The term ‘impossible pictures’ or ‘impossible objects’ originally was used to refer to illustrations of imaginary 3D structures that cannot exist as real physical objects. Along with the Dutch artist M.C. Escher, Japanese illustrator Anno Mitsumasa is one artist who is known for developing and using this type of picture effectively, particularly in his first picture book ‘Mysterious Pictures’.
Through his research into the mathematical construction of these images, internationally renowned Japanese mathematician and artist Professor Sugihara Kokichi (Meiji University, Japan) has discovered that some of these so called ‘impossible pictures’ are not necessarily impossible; in fact, some can be realized as actual 3D objects.
Starting with this finding, Professor Sugihara has developed various mind-bending 3D ‘impossible objects’ and optical illusions. These include ‘impossible motion objects’ such as ‘anti-gravity’ slopes which appear to allow marbles to roll uphill, and ‘ambiguous objects’, such as circular pipes that look square in a mirror.
Demonstrating a range of his astonishing and award-winning ‘impossible objects’ through images, videos and the actual models, Professor Sugihara invites guests to consider why our human brains are unable to perceive these objects’ true shapes.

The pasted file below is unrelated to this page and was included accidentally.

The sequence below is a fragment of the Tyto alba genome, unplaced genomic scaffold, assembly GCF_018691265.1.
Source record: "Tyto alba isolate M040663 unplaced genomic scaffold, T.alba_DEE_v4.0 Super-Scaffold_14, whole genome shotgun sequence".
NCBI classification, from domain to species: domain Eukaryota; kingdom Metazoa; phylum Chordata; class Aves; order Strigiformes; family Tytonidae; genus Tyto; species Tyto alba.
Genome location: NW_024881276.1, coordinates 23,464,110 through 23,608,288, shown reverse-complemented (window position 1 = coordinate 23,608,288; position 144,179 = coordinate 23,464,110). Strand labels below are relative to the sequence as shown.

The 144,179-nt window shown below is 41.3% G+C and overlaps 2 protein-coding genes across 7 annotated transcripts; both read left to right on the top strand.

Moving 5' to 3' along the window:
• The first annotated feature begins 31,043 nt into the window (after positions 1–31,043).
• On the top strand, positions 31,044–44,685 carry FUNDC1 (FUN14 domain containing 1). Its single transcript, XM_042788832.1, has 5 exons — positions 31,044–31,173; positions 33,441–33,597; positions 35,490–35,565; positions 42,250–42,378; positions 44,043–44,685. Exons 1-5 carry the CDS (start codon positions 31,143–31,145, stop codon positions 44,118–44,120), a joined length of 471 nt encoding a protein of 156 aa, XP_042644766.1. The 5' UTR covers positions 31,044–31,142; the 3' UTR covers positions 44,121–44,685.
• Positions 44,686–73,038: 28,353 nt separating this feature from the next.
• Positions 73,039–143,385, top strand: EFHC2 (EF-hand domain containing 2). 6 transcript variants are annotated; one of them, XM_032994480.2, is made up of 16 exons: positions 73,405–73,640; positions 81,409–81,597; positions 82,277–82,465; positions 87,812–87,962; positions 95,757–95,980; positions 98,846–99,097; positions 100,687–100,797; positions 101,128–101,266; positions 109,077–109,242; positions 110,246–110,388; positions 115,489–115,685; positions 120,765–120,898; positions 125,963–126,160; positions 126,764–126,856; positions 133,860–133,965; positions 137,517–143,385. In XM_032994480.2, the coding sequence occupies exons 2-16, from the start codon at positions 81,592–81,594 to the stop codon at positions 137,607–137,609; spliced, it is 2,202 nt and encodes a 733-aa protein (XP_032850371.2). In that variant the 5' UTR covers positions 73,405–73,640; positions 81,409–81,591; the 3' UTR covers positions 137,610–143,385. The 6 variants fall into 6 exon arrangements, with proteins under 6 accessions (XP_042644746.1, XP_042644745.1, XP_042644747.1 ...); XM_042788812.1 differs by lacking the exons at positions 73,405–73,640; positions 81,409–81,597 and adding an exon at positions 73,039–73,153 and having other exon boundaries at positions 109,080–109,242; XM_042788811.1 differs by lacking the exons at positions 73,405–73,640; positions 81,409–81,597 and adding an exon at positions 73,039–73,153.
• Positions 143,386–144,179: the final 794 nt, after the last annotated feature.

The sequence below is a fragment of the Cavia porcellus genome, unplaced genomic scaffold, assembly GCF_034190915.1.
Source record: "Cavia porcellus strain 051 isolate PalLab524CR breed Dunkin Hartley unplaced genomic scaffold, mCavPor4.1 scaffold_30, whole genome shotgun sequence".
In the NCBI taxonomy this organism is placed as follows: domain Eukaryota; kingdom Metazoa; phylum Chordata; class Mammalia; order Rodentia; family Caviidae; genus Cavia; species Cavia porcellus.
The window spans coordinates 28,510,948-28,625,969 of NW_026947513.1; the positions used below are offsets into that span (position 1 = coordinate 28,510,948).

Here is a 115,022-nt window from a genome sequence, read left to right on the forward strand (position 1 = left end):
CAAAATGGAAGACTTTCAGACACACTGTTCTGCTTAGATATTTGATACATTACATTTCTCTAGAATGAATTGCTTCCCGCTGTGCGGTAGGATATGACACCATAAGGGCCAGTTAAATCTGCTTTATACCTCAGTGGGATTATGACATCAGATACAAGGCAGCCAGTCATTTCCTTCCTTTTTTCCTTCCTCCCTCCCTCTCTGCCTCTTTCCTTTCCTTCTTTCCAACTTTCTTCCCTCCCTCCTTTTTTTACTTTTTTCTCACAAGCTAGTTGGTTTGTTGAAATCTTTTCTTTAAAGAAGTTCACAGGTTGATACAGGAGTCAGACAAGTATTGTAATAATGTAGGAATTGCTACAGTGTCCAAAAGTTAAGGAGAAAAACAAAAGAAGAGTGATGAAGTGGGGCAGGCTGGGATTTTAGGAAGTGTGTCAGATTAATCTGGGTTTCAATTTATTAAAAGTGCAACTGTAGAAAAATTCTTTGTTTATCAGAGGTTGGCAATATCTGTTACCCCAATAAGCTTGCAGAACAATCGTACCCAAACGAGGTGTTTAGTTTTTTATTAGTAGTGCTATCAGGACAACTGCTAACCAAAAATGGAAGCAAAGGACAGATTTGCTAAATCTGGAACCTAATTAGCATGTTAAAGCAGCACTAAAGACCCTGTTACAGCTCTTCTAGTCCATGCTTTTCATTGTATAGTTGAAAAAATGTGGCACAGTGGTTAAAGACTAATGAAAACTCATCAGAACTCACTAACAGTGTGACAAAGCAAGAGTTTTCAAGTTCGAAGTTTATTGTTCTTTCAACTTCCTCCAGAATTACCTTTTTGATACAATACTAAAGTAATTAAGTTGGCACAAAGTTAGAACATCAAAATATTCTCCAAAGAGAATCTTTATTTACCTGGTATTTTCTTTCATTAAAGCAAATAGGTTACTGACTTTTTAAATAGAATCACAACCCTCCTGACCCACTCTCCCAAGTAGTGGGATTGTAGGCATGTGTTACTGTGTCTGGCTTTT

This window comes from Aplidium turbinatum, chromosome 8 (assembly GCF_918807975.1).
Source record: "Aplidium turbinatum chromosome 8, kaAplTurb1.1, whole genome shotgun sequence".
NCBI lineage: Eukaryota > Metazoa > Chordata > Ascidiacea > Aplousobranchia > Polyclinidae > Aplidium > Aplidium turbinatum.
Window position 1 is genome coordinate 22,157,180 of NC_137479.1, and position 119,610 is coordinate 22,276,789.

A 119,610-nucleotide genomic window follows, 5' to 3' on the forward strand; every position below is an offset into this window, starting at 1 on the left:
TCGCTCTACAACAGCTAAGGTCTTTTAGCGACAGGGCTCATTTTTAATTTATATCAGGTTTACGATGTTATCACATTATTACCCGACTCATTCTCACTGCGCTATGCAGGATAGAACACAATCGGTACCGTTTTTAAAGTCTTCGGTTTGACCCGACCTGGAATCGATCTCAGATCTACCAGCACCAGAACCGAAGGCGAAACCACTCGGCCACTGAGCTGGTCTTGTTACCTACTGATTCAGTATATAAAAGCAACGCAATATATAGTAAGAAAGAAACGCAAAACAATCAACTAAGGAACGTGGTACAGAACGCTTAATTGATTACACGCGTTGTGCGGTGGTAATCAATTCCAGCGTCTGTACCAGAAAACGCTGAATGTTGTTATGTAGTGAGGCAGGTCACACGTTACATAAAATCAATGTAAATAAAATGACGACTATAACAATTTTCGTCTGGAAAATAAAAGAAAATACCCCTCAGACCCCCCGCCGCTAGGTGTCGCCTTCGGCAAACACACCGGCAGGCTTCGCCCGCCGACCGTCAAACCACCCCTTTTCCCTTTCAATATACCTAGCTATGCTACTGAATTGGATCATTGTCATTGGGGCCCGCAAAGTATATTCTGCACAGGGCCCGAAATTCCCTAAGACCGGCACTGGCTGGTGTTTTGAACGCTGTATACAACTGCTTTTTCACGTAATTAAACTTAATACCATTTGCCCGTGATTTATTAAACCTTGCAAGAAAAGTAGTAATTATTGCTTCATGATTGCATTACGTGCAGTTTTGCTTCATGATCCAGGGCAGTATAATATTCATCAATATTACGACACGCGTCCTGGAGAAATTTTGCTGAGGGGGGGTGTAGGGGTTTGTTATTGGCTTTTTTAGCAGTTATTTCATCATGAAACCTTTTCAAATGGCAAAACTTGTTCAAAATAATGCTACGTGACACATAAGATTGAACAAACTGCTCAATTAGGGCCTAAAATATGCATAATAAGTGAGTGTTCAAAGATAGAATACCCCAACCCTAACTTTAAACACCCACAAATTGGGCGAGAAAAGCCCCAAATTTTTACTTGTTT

Explore Anno Mitsumasa’s own ‘impossible pictures’ in the exhibition ‘Anno's Journey: The World of Anno Mitsumasa’ on display in the Japan House Gallery until 27 October 2019.
About Sugihara Kokichi
Sugihara Kokichi is a Meiji University distinguished professor emeritus as well as a professor emeritus of the University of Tokyo. His research area is mathematical engineering. Through his research on computer vision he developed a method for constructing 3D objects from ‘impossible figures', and extended his research interest to human vision and optical illusion. Constructing mathematical models of human vision systems, he has created various new classes of impossible objects. His illusions have won the first prize in the Best Illusion of the Year Contest three times in 2010, 2013 and 2018, and the second prize twice in 2015 and 2016.
Booking essential; Admission free